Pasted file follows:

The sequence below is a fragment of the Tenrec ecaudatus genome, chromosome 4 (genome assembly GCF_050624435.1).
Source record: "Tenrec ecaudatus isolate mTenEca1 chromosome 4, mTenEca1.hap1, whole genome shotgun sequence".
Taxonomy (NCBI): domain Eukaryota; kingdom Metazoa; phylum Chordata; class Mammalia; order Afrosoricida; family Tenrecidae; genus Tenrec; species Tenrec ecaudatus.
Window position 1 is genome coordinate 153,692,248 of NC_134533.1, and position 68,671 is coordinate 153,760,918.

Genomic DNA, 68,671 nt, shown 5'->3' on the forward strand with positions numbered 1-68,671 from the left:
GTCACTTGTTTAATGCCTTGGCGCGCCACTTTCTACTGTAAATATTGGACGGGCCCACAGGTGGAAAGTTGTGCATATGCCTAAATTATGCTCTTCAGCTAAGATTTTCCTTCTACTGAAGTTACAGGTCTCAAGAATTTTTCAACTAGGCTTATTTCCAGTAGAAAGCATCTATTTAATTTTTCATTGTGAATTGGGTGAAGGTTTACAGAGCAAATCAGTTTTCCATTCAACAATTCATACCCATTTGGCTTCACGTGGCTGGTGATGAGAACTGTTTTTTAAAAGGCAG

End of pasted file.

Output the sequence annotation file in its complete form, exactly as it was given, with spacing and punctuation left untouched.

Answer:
The sequence below is a fragment of the Tenrec ecaudatus genome, chromosome 4 (genome assembly GCF_050624435.1).
Source record: "Tenrec ecaudatus isolate mTenEca1 chromosome 4, mTenEca1.hap1, whole genome shotgun sequence".
Taxonomy (NCBI): domain Eukaryota; kingdom Metazoa; phylum Chordata; class Mammalia; order Afrosoricida; family Tenrecidae; genus Tenrec; species Tenrec ecaudatus.
Window position 1 is genome coordinate 153,692,248 of NC_134533.1, and position 68,671 is coordinate 153,760,918.

Genomic DNA, 68,671 nt, shown 5'->3' on the forward strand with positions numbered 1-68,671 from the left:
GTCACTTGTTTAATGCCTTGGCGCGCCACTTTCTACTGTAAATATTGGACGGGCCCACAGGTGGAAAGTTGTGCATATGCCTAAATTATGCTCTTCAGCTAAGATTTTCCTTCTACTGAAGTTACAGGTCTCAAGAATTTTTCAACTAGGCTTATTTCCAGTAGAAAGCATCTATTTAATTTTTCATTGTGAATTGGGTGAAGGTTTACAGAGCAAATCAGTTTTCCATTCAACAATTCATACCCATTTGGCTTCACGTGGCTGGTGATGAGAACTGTTTTTTAAAAGGCAG